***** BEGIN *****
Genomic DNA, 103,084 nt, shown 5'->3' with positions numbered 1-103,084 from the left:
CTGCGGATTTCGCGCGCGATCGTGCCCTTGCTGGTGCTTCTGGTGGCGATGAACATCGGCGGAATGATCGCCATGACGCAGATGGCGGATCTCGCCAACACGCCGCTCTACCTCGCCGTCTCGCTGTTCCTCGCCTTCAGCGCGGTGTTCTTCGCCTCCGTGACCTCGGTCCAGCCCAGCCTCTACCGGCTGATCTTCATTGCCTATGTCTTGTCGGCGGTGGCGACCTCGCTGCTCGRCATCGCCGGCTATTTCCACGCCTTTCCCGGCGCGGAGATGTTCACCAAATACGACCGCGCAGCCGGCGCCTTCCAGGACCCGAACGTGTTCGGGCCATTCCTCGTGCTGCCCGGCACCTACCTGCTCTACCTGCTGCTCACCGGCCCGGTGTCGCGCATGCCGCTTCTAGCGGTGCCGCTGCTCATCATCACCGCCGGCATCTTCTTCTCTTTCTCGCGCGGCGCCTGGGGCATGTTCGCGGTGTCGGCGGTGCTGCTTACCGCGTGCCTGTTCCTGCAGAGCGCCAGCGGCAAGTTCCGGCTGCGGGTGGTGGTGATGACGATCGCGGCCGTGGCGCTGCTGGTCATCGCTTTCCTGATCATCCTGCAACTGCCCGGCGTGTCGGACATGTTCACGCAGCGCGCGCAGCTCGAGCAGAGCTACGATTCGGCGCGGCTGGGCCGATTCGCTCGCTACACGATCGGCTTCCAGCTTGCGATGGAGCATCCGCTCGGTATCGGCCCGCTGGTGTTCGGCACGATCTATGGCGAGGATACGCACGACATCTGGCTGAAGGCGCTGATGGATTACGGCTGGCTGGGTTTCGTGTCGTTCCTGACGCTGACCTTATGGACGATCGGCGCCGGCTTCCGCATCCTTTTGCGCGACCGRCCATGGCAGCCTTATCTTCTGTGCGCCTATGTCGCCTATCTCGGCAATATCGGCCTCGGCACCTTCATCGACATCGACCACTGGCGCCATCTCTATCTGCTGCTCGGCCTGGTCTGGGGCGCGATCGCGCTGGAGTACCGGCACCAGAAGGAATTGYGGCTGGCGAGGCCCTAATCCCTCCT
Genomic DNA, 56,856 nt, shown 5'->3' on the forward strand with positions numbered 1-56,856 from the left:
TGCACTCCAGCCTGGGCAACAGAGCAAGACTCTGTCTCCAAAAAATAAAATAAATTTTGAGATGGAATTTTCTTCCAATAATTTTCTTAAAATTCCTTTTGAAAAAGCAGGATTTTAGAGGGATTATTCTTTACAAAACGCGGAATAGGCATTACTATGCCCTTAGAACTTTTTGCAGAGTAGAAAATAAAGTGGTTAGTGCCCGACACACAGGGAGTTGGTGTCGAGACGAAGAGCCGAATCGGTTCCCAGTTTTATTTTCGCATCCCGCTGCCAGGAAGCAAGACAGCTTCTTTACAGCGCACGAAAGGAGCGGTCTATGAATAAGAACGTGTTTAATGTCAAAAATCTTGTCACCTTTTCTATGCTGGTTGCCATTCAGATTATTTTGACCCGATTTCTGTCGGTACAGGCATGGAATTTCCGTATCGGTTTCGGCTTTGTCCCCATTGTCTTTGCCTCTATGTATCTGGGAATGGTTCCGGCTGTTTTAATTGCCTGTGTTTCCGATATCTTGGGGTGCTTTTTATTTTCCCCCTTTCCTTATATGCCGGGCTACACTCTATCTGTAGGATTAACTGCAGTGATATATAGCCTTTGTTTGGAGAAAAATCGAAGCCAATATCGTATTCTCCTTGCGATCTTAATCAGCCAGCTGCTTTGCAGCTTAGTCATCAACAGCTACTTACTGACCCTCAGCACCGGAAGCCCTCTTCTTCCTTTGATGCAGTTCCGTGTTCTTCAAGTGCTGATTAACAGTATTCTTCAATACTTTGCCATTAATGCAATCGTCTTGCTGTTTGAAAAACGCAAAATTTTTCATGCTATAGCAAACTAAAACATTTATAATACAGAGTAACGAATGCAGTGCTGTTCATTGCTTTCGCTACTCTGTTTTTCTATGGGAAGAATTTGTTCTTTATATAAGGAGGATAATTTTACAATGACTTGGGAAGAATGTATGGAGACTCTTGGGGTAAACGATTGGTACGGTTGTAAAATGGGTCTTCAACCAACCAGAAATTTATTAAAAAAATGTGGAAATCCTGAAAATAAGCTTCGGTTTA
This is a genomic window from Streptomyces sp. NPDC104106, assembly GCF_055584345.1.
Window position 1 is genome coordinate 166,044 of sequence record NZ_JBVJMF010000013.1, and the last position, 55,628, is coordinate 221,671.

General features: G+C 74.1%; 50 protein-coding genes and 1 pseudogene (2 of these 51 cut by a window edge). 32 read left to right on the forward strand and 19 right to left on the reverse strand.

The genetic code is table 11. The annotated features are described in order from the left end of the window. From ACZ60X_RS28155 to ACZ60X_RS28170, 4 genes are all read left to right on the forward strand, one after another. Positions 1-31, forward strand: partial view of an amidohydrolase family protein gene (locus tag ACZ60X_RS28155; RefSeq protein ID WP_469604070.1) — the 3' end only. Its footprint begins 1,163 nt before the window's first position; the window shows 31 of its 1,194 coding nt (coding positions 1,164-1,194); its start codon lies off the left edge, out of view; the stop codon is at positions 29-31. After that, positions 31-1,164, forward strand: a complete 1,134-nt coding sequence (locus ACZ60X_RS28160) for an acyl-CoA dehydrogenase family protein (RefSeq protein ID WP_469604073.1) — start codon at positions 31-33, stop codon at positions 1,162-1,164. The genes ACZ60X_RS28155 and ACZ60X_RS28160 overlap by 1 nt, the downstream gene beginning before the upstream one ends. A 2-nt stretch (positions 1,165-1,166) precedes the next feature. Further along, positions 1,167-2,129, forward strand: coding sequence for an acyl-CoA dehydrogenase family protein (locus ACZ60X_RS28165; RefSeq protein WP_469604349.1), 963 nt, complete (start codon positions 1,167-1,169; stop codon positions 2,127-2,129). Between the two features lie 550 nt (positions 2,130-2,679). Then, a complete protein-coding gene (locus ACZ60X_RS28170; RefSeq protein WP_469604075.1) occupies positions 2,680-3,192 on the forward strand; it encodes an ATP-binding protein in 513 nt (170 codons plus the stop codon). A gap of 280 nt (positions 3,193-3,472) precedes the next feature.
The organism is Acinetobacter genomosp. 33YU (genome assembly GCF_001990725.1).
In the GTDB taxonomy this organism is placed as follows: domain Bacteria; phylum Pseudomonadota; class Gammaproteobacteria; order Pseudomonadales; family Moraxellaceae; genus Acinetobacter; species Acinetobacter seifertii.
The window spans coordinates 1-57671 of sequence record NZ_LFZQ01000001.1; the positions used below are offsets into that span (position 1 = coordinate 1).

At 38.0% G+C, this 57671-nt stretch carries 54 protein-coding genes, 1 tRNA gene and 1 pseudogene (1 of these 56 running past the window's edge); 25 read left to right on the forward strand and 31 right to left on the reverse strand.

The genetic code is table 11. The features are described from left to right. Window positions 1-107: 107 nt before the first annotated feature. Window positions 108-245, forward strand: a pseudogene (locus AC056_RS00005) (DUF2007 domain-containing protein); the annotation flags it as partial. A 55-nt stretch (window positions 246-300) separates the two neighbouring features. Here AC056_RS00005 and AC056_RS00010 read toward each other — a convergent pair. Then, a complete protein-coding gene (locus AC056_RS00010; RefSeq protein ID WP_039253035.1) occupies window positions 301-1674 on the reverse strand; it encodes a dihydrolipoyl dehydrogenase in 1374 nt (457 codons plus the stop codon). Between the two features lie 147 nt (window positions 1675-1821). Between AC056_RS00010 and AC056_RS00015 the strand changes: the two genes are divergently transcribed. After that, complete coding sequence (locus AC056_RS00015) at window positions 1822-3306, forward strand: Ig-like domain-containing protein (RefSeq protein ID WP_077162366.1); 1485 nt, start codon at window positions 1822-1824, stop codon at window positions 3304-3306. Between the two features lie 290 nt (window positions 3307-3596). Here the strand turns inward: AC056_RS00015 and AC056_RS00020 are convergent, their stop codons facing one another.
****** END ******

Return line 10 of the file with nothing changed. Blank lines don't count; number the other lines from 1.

In the GTDB taxonomy this organism is placed as follows: domain Bacteria; phylum Pseudomonadota; class Gammaproteobacteria; order Pseudomonadales; family Moraxellaceae; genus Acinetobacter; species Acinetobacter seifertii.